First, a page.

late 1970s, meaning that the audience had a choice between watching Tom Baker run around Paris in a big scarf or watching static. Unsurprisingly about fourteen and a half

million of them chose Baker.



Regrettably though, such profound success brings with it the vilification of everybody from thin-skinned religious zealots to a befuddled Titanic survivor. The latter, for some unfatho-mable reason, apparently took offence because Doctor Who had the gall to set its third Christmas Special on board a space ship called the Titanic. Why was this survivor not whinging to The Sun when James Cameron was counting his money in 1997, hmm?


How a Doctor Who episode set on board a spaceship called the Titanic can be accused

of causing offence when Hollywood really went to town on making a megabucks movie specifically about the Titanic disaster I have no idea. And what do these people reckon to war films, ey? Why do the brave men and women who have fought for their country not kick off when people make films and write books about the wars in which they fought? What about the real life issues raised in soap operas? I mean, come on! All art and literature is derived from life in some shape or form. Where do you draw the line? I think on balance, nearly fourteen million people giving up more than an hour of their Christmas Day to be entertained (and thoroughly entertained, if the Audience Appreciation figures are anything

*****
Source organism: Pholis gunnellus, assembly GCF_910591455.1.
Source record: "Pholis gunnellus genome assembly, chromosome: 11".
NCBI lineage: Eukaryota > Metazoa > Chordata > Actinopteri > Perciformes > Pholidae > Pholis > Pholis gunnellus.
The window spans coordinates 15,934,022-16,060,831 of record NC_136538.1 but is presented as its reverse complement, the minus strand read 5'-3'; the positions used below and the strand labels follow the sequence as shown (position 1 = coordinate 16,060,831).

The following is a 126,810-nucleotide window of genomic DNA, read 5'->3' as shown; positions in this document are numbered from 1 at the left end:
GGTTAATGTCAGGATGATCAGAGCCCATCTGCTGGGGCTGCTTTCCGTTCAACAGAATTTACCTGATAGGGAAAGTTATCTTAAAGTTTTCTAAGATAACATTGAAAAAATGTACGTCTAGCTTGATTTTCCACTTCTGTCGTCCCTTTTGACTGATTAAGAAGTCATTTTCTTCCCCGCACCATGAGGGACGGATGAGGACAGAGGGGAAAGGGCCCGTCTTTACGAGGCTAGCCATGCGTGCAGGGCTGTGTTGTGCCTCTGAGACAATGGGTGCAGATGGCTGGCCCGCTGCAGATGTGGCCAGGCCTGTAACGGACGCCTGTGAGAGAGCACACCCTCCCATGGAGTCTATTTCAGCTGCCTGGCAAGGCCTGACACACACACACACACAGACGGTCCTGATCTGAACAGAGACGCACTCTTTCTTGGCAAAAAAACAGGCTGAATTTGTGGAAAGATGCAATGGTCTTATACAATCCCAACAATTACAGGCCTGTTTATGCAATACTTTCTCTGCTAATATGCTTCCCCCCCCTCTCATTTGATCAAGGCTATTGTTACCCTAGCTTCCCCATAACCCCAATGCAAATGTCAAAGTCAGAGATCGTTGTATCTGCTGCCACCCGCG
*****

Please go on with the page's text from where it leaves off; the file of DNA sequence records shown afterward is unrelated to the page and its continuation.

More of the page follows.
to go by) by Doctor Who easily outweighs the bellyaching of a few conscientious objectors who, let’s not forget, always have those two magical options of turning over or turning off.



Voyage of the Damned closes with a dedication to Verity Lambert, Doctor Who’s founding producer who sadly passed away on the eve of the series’ forty-fourth anniversary. I think it’s fair to say that she would have doubtlessly enjoyed this rip-roaring adventure, and more to the point that she would have been incredibly proud of the show as well as all those involved in its production. In my opinion, Voyage of the Damned is a tremendous improvement upon The Runaway Bride last year and, whilst I don’t think any Christmas Special is ever going to top The Christmas Invasion, this feature-length epic came damned close. Already, I find myself wondering what we’re going to get next Christmas; what blockbuster movie Davies is going to pay homage to next. My money’s on dinosaurs…




Copyright © E.G. Wolverson 2007


E.G. Wolverson has asserted his right under the Copyright, Designs and Patents Act, 1988 to be identified as the author of this work.



When is now? This episode is set between The Runaway Bride (Christmas 2007) and Partners in Crime (late December 2008). As such it must be set on Christmas Day 2008, exactly one year ahead of its transmission.